IT will be ‘key factor’ for healthcare transformation
Posted: Apr 15, 2010
Ninety percent of U.S. healthcare leaders and 84 percent of global healthcare leaders recently surveyed by PricewaterhouseCoopers (PwC) believe information technology will be a “key factor” for changes in healthcare in the near future and over the coming decade.
In a new “HealthCast” report released Tuesday by PwC’s Health Research Institute, researchers said the use of technology to improve access to healthcare “will finally become reality over the next 10 years.” This will include the use of smart phones, telemedicine, remote medical monitoring, online consultations and educational health chat rooms, they said.
PwC’s report was based on the analysis of the influence of consumerism, genomics and the Internet on healthcare and a survey of 590 leaders of health plans, providers, government, employers, physician groups and pharmaceutical and life science firms in 20 countries. The research included more than 200 in-depth interviews in 25 countries with thought leaders and executives representing government, hospitals, pharmaceutical companies, insurance companies, clinicians, academics and the business community, according to PwC.
Researchers concluded that healthcare jobs will be in high demand, including new positions such as healthcare navigators, health educators and care coordinators. There will also be an increasing need for primary care physicians, nurses and physicians assistants, the study showed.
“From a business/economic perspective, PwC is extremely bullish on prospects for dramatic improvements in healthcare,” according to a PwC spokeswoman. “The healthcare system is really getting ‘wired up’ and will provide major cost savings in the very near term.”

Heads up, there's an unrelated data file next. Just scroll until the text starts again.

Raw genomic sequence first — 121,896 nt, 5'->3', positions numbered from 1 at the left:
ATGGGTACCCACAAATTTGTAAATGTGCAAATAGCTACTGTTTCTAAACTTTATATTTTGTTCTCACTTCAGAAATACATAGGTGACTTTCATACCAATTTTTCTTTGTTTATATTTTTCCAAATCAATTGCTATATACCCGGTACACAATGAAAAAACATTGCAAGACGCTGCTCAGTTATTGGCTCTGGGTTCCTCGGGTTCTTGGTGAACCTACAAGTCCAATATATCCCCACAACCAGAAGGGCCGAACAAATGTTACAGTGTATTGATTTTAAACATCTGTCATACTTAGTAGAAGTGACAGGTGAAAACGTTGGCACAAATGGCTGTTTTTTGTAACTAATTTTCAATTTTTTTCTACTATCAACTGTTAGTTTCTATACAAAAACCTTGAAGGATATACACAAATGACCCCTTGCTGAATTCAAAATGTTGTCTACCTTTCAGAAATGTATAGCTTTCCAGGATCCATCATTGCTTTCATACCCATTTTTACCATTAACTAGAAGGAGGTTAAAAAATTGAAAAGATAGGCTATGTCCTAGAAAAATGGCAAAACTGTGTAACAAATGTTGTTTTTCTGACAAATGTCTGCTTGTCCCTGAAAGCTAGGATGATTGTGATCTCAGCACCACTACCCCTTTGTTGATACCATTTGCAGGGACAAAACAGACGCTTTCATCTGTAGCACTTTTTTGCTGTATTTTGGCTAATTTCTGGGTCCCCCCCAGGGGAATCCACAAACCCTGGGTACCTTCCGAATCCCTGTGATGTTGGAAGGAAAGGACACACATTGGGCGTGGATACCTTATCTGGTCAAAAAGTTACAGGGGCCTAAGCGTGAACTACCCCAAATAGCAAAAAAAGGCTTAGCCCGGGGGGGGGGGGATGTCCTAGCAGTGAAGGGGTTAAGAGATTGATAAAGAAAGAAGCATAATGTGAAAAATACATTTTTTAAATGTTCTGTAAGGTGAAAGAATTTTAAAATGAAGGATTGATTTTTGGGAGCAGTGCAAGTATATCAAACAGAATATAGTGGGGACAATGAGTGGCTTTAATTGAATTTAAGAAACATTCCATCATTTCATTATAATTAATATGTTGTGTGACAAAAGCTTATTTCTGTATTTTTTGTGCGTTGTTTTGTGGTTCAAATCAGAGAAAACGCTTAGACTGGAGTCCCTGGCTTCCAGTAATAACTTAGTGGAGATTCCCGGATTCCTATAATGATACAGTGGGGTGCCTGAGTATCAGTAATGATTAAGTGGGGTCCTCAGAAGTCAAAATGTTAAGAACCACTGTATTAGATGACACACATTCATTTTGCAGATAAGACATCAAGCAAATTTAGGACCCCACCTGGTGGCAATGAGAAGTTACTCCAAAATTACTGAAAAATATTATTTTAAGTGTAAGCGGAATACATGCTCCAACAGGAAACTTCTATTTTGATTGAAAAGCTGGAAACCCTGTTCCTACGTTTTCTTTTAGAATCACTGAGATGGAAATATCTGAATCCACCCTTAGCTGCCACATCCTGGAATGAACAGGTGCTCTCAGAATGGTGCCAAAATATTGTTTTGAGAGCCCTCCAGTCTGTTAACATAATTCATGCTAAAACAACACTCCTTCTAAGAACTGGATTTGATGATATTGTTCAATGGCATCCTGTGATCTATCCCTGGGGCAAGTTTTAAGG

Healthcare savings will come from a greater focus on patient involvement in care, the study said.
There are provisions included in the new healthcare reform laws that will increase emphasis on prevention, positive health outcomes, better coordination of care and comparative effectiveness research that includes personalized medicine, researchers said. The new legislation “will pave the way for a new era of individualized care.”
Kelly A. Barnes, health industries leader at PwC said, “If patients are not engaged, it is impossible to adequately manage care, consumption and spending.”
“The overarching challenge for our health system will be to shift the internal focus from the siloed bureaucratic healthcare infrastructure that exists today to one that puts patients at the center of care and engages them to take charge of their health over their entire lifetime,” Barnes said.
The PwC survey found most health leaders believe greater awareness and education will be a key way to lead people to take responsibility for their health.
The survey also found that 58 percent of U.S. health leaders and 45 percent of global health leaders expect personalized medicine to be “an important and growing development” that will change healthcare delivery.
Diagnostic tests based on human genome research will become commonplace, researchers said. This will lead to the targeted use of medicines based on a patient’s DNA, thus cutting costs on wasted drugs and unwanted side effects in patients for whom those drugs are ineffective, the study said.
Researchers also forecasted there will be a transformation in how doctors are paid, away from the current volume-based system to one that is outcome-based. Federal efforts are already under way to effect such a change, with all of them involving the use of healthcare IT to collect data and compare care methods.
Source: Healthcare IT News